Apparatus for antimicrobial use
Apparatus for use in fluid flow lines to or from a living body in order to reduce the incidence or growth of bacteria comprising in the flow line a connecting member which includes water-soluble silver impregnated glass, whereby the glass undergoes slow dissolution with concomitant release of silver into the fluid. The silver has antibacterial or bacterial static properties.
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This invention relates to an antimicrobial composition for use in medicine. The invention also relates to a device for use in medicine, which embodies the said composition and to a method of inhibiting or combating infection.
The antimicrobial action of silver ions is well known as are pharmaceutical formulations containing silver salts as active principle. Perhaps the best known example of such materials is silver sulphadiazine. However, silver nitrate and silver allantoinate are also used as antimicrobials.
For protracted protection against infection it is desirable that the release of the silver ion be sustained over an extended period of time.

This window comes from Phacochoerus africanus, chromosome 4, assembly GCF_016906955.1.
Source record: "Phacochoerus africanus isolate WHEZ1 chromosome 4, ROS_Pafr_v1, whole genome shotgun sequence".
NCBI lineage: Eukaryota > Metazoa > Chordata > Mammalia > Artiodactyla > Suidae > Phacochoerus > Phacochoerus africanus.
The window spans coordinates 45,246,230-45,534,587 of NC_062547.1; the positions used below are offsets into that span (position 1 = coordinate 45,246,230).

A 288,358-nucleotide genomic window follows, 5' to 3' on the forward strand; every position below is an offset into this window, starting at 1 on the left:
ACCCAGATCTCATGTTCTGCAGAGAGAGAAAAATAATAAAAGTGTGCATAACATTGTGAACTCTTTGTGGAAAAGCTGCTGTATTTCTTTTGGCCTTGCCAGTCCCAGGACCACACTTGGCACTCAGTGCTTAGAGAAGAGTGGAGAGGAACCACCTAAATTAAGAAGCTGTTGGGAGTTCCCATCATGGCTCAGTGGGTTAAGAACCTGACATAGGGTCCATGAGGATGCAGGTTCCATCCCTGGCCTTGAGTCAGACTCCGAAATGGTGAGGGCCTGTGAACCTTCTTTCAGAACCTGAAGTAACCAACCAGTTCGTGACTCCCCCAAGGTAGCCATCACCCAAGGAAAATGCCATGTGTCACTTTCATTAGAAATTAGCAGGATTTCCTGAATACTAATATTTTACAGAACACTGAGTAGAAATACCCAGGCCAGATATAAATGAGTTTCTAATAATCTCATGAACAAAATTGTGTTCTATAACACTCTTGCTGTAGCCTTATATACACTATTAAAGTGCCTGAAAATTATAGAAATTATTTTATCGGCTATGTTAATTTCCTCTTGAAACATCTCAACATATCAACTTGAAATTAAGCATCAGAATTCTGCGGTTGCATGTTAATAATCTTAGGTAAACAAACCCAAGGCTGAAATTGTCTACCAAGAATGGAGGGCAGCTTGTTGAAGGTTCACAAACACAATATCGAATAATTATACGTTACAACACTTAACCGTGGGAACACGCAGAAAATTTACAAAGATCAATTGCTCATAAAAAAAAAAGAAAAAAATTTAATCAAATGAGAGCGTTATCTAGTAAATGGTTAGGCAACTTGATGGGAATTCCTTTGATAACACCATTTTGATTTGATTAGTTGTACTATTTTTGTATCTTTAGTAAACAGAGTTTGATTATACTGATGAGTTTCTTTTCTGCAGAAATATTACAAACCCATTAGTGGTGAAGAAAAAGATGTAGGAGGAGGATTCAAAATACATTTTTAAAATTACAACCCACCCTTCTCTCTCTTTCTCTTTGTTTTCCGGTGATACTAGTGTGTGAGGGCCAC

It is known that certain glasses, in which the usual glass former, silicon dioxide, of traditional glasses is replaced with phosphorus pentoxide as the glass former, are soluble in water and body fluids. The rate of dissolution is controlled largely by the addition of glass modifiers such as calcium and magnesium oxide. In simple terms, the greater the concentration of the modifier the slower is the rate of dissolution. The rates of dissolution which can be imparted to the lasses may range from minutes to months or even to several years. It is known to include in such compositions quantities of trace elements such as copper, cobalt and selenium which will be released from the glass as it slowly dissolves over the selected period of time.
The use of water-soluble glasses has been described for a variety of purposes in the literature. For example, UK Patent Specifications numbers 1,565,906, 2,079,152, 2,077,585 and 2,146,531 describe the gradual dissolution of the glasses as providing a means of controlled release of drugs, hormones, fungicides, insecticides, spermicides and other agents with which the glasses have been impregnated. The glasses are used for example in the form of an implant or bolus.
UK Patent Specification number 2,030,559 describes the use of selenium-impregnated water-soluble glass for providing controlled release of the selenium as a trace element into cattle and sheep, the glass being applied as a subcutaneous insert. UK Patent Specification number 2,037,735 also describes a subcutaneous implant of water-soluble glass, and in this case the glass is impregnated with copper; minor quantities of trace elements such as boron, arsenic, iodine, manganese, chromium, silver, gold and allium may also be included.